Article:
Shantidas Jhaveri

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Shantidas Jhaveri (c. 1580s–1659) was an influential Indian jeweller, bullion trader (sarraf) and moneylender (sahukar) during the Mughal era. He was the wealthiest merchant in the Ahmedabad city during the 17th century. He was also a philanthropist, who made donations to temples and schools.


  • The next monument visited was the great Jain temple built only a few years before by Shantidas Jhaveri, one of the wealthiest men of Gujarat in his day and high in favour both with Shah Jahan and after him with Aurangzeb. ...In 1638, however, when Mandelslo visited the place, this temple which he calls ‘ the principal mosque of the Banyas ’ was in all its pristine splendour and ‘ without dispute one of the noblest structures that could be seen’. ‘It was then new,’ he adds, ‘ for the Founder, who was a rich Banya merchant, named Shantidas, was living in my time.
    As Mandelslo’s description is the earliest account we have of this famous monument, which was desecrated only seven years after visit by the Orders of Aurangzeb, then viceroy of Gujarat (1645), we shall reproduce it at some length. It stood in the middle of a great court which was enclosed by a high wall of freestone. All about this wall on the inner side was a gallery, similar to the cloisters of the monasteries in Europe, with a large number of cells, in each of which was placed a statue in white or black marble. These figures no doubt represented the Jain Tirthankars, but Mandelslo may be forgiven when he speaks of each of them as ‘ representing a woman naked, sitting, and having her legs lying cross under her, according to the mode of the country. Some of the cells had three statues in them, namely, a large one between two smaller ones.’ At the entrance to the temple stood two elephants of black marble in life- size and on one of them was seated an effigy of the builder. The walls of the temple were adorned with figures of men and animals. At the further end of the building were the shrines consisting of three chapels divided from each other by wooden rails. In these were placed marble statues of the Tirthankars with a lighted lamp before that which stood in the central shrine. One of the priests attending the temple was busy receiving from the votaries flowers which were placed round the images, as also oil for the lamps that hung before the rails, and wheat and salt as a sacrifice. The priest had covered his mouth and nose with a piece of linen cloth so that the impurity of his breath should not profane the images.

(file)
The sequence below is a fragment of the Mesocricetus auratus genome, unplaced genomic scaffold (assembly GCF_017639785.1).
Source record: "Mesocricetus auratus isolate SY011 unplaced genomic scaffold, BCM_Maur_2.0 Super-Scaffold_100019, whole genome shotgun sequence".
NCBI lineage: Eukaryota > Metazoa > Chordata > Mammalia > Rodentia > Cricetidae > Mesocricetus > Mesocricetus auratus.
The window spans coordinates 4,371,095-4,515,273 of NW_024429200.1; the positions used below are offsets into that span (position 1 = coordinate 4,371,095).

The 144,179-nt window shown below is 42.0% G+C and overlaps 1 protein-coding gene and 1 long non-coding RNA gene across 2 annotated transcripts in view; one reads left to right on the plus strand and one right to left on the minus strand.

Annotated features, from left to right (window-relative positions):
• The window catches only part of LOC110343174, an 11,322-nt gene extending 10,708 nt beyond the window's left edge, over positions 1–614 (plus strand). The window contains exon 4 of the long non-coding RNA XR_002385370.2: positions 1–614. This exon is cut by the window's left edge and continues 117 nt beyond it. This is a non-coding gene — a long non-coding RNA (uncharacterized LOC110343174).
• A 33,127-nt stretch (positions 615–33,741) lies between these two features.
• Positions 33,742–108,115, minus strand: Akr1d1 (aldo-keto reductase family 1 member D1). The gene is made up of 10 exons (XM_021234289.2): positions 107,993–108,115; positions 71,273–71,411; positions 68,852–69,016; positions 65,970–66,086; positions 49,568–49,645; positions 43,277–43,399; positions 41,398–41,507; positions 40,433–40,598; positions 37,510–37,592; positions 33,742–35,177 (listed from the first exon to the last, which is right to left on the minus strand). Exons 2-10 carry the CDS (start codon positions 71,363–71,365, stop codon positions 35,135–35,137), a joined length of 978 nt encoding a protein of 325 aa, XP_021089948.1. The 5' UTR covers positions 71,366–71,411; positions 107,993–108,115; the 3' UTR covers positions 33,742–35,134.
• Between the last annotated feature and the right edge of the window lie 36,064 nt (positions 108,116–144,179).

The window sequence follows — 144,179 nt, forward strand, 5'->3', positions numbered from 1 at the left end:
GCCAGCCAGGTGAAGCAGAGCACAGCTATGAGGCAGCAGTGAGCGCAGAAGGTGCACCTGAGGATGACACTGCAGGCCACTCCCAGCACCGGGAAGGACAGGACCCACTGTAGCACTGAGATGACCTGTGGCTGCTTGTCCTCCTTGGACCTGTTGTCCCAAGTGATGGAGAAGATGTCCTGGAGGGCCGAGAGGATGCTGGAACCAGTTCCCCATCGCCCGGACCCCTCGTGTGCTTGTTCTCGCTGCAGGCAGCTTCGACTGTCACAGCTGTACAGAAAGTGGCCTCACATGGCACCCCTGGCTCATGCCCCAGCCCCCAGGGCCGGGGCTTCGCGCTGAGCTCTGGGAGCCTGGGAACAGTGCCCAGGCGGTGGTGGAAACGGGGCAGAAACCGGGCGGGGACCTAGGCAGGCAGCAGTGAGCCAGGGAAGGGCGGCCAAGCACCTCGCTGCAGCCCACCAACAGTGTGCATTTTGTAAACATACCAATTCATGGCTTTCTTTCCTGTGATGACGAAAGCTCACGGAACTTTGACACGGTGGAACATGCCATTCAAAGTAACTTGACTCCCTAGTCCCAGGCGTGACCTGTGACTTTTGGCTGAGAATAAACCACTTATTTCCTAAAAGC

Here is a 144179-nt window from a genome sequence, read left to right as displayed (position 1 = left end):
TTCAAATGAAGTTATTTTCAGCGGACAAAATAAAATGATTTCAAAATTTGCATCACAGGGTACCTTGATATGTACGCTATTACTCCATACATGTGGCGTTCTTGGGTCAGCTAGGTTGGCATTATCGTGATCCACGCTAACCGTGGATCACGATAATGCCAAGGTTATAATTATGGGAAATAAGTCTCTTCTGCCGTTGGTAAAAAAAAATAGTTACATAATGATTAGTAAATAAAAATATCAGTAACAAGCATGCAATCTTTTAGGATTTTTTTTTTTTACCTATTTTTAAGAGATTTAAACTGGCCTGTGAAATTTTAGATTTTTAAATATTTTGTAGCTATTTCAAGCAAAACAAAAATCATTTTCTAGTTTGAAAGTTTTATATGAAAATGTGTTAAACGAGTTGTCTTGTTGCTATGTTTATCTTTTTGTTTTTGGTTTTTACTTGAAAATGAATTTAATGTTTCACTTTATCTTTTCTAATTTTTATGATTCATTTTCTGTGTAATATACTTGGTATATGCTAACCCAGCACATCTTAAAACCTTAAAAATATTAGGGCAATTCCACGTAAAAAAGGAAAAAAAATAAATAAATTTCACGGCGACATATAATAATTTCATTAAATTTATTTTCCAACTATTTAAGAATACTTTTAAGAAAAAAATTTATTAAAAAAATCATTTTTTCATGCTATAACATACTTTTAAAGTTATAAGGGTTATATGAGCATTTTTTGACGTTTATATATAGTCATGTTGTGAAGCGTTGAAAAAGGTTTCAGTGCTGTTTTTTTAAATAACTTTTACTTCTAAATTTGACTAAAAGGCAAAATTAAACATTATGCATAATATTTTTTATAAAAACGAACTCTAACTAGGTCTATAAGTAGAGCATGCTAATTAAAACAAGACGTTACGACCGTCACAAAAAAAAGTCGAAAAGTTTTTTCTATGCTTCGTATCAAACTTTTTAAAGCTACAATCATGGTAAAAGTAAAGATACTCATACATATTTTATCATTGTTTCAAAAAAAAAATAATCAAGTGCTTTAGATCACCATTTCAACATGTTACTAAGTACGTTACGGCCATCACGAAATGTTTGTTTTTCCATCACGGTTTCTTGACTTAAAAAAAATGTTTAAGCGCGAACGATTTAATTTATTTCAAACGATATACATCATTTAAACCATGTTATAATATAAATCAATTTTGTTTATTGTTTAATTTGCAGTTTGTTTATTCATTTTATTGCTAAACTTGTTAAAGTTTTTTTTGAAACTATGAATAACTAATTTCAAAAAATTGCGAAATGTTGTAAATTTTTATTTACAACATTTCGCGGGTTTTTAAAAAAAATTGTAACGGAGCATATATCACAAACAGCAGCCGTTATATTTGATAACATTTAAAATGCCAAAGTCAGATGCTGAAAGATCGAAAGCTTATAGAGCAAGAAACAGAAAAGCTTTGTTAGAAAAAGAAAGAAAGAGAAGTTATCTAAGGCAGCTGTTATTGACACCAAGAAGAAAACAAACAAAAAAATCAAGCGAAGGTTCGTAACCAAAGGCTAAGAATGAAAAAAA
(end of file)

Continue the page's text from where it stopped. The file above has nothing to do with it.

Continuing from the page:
• Description of the temple built by Shantidas Jhaveri. Mandelslo’s Travels In Western India (a.d.1638-9) [1] p. 23-25
  • Amedahad being inhabited also by a great number of heathens, there are Pagods, or Idol-Temples it it. That which was called the Pagod of Santidas was the chief, before King Auranzeb converted it into a Mosque. When he performed that ceremony, he caused a cow to be killed in the place, knowing very well, that after such an action, the Gentiles according to their Law, could worship no more therein. All round the temple there is a cloyster furnished with lovely Cells, beautified with Figures of Marble in relief, representing naked Women sitting after the Oriental fashion. The inside Roof of the Mosque is pretty enough, and the Walls are full of the Figures of Men and Beasts ; but Auranzeb, who hath always made a show of an affected Devotion, which at length raised him to the Throne, caused the Noses of all these Figures which added a great deal of Magnificence to that Mosque, to be beat off.
    • Description of the temple built by Shantidas Jhaveri. Indian Records Series Indian Travels Of Thevenot And Careri [2] Cited in Harsh Narain, The Ayodhya Temple Mosque Dispute: Focus on Muslim Sources, Appendix VI
  • Ahmadabad is one of the largest towns in India, and there is a considerable trade in silken stuffs, gold and silver tapestries, and others mixed with silk ; saltpetre, sugar, ginger, both candied and plain, tamarinds, mirabolans, and indigo cakes, which are made at three leagues from Ahmadabad, at a large town called Suarkei.There was formerly a pagoda in this place, which the Musalinans seized and converted into a mosque. Before entering it you traverse three great courts paved with marble, and surrounded by galleries, but you are not allowed to place foot in the third without removing your shoes. The exterior of the mosque is ornamented with mosaic, the greater part of which consists of agates of different colours, obtained from the mountains of Cambay, only two days’ journey thence.
    • Description of the temple built by Shantidas Jhaveri. Travels In India Vol.-i by Tavernier Jean-baptiste [3] Cited in Harsh Narain, The Ayodhya Temple Mosque Dispute: Focus on Muslim Sources, Appendix VI

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